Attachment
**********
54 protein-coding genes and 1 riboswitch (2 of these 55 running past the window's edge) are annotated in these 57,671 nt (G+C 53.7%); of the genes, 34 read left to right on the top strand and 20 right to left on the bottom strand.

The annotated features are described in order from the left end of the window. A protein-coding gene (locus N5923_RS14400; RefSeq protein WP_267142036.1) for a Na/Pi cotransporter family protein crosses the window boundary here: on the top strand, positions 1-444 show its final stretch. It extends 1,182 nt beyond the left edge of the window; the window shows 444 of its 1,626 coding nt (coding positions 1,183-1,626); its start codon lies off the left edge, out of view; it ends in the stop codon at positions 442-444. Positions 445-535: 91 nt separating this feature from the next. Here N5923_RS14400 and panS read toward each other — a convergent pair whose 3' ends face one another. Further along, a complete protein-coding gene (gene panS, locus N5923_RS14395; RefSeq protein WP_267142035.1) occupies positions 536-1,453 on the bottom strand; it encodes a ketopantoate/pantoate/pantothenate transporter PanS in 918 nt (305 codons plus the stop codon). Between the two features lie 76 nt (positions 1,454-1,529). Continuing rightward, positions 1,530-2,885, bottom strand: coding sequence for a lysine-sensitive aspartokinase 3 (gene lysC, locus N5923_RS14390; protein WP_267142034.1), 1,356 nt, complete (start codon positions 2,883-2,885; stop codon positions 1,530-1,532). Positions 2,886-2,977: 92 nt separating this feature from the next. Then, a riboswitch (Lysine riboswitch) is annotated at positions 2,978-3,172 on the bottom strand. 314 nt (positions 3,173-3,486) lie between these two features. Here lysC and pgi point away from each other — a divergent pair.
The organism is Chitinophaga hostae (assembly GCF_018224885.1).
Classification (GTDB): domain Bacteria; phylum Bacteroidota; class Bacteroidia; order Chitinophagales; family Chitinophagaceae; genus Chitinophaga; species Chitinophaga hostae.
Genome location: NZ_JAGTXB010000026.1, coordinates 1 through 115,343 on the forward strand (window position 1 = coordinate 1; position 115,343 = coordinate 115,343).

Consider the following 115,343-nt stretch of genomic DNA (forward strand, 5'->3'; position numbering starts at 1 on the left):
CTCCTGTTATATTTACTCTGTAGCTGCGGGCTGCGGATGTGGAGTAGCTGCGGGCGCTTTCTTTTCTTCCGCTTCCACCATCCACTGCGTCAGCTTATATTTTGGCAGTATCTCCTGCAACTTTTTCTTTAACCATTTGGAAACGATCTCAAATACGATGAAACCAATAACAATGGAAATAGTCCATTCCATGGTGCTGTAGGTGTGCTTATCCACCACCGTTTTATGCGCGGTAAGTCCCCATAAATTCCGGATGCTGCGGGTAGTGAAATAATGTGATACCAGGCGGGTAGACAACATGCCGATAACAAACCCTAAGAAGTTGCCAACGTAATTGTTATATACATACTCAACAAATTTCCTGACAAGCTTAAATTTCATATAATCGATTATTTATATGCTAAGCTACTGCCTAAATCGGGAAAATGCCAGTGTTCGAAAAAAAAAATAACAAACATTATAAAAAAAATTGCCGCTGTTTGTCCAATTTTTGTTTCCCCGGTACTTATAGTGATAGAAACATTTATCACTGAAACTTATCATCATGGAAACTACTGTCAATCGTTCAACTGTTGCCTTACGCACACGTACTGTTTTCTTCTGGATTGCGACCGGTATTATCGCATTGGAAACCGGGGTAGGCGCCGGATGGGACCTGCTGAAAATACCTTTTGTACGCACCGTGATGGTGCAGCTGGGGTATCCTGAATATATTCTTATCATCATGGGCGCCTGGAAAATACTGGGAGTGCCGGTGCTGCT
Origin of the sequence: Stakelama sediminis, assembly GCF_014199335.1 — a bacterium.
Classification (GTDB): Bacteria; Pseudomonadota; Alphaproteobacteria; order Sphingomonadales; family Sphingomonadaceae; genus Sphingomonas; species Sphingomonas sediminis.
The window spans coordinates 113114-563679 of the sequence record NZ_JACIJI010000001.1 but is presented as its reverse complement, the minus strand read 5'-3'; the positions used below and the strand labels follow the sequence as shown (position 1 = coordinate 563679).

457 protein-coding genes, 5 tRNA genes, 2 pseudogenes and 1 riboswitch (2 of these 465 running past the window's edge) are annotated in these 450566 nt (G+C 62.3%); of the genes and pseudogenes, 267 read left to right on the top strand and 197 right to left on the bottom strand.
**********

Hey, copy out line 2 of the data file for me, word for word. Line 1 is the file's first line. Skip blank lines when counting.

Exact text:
The annotated features are described in order from the left end of the window. A protein-coding gene (locus N5923_RS14400; RefSeq protein WP_267142036.1) for a Na/Pi cotransporter family protein crosses the window boundary here: on the top strand, positions 1-444 show its final stretch. It extends 1,182 nt beyond the left edge of the window; the window shows 444 of its 1,626 coding nt (coding positions 1,183-1,626); its start codon lies off the left edge, out of view; it ends in the stop codon at positions 442-444. Positions 445-535: 91 nt separating this feature from the next. Here N5923_RS14400 and panS read toward each other — a convergent pair whose 3' ends face one another. Further along, a complete protein-coding gene (gene panS, locus N5923_RS14395; RefSeq protein WP_267142035.1) occupies positions 536-1,453 on the bottom strand; it encodes a ketopantoate/pantoate/pantothenate transporter PanS in 918 nt (305 codons plus the stop codon). Between the two features lie 76 nt (positions 1,454-1,529). Continuing rightward, positions 1,530-2,885, bottom strand: coding sequence for a lysine-sensitive aspartokinase 3 (gene lysC, locus N5923_RS14390; protein WP_267142034.1), 1,356 nt, complete (start codon positions 2,883-2,885; stop codon positions 1,530-1,532). Positions 2,886-2,977: 92 nt separating this feature from the next. Then, a riboswitch (Lysine riboswitch) is annotated at positions 2,978-3,172 on the bottom strand. 314 nt (positions 3,173-3,486) lie between these two features. Here lysC and pgi point away from each other — a divergent pair.